The Morton Arboretum, Illinois Route 53, Lisle, Illinois, 60432, USA

Background and objectives

The gibberelin inhibitor paclobutrazol (PBZ) is taken up by roots and translocated to aerial plant parts in the xylem. PBZ results in an increased root:shoot ratio and is becoming widely tested in urban trees as a method to slow branch elongation and control tree size. Recently, mature oaks treated with PBZ exhibited improved vigor and showed less leaf scorch in years following the treatment. Similarly, oak decline and dieback symptoms appeared to diminish in treated trees compared to controls [1]. Here we examine the possibility that pathogens might be directly inhibited by PBZ.

Materials and methods
Seven fungi that cause a variety of diseases were grown in culture: Armillaria mellea, Botryosphaeria dohthidea, Ceratocystis fagaceraum, Fusarium roseum, Sphaeropsis sapinea, Verticillium dahliae, and Sirococcus clavigignenti-juglandacearum. Mycelial plugs were taken from colonies of each fungus and transferred to the center of a quadrant in partitioned Petri plates containing agar media. Four, 5-mm wells were made opposite the mycelial plugs at the edge of each quadrant and each well was filled with one of 5 solutions: sterile, distilled water (control), PBZ at the label rate (297-743 g a.i./tree), and PBZ dilutions of 1:100, 1:200 or 1:400 of the label rate. Plates were randomly positioned in a 25C incubator with 12 hour daylength, and each treatment combination was replicated 6 times. Mycelial growth was monitored until control colonies reached the outer well containing water. At that time, inherent growth rate (mm/day) for the species was calculated and colony diameters in the PBZ treatments were measured for that species. The growth rate and zone of inhibiiton (mean colony diameter in control plate - mean colony diameter in treated plate) were calculated for each treatment combination. Treatment effects were compared using the Analysis of Variance procedure for a nested design.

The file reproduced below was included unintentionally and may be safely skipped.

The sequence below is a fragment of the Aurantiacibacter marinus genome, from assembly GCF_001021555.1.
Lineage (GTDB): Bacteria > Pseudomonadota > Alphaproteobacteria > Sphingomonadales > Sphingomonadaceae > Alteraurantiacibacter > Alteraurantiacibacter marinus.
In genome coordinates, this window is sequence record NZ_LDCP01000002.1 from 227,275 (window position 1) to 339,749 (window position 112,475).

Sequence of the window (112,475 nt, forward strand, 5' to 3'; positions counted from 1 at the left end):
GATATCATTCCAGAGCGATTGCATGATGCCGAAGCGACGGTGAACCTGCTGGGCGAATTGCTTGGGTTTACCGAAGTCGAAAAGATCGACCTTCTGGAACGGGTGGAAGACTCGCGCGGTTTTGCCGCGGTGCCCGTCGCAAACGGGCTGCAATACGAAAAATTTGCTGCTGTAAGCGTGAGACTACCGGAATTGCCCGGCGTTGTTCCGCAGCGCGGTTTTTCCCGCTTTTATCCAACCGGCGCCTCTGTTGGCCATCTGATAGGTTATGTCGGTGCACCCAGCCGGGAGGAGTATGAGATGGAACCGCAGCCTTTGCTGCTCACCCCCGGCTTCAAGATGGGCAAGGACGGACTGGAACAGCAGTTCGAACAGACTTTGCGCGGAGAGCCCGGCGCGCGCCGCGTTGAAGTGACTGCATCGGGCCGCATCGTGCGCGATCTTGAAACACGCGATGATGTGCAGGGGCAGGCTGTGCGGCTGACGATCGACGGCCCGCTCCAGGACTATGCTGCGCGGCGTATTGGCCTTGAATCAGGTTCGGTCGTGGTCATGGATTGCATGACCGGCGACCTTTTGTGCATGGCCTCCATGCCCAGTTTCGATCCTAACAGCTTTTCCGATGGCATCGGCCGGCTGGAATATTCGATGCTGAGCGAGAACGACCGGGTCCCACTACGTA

Results and Conclusions
Two of three trials have been completed to date. The seven species grew at widely different rates ranging from 0.7-6.5 mm/day. Regardless, the PBZ treatments caused a significant reduction in growth rate in all species. Colony diameters in control plates were at least 2-fold larger (and sometimes much more) than in treatment plates. The three PBZ dilutions were as effective in inhibiting the fungi as PBZ used at the label rate. Direct inhibition of fungal growth by PBZ suggests that the observed improvement in tree vigor in the field may be related to disease suppression. Studies to evaluate effects of PBZ on conidial germination and disease development in vivo are underway.

1. Watson GW, 1996. Journal of Arboriculture 22, 211-17.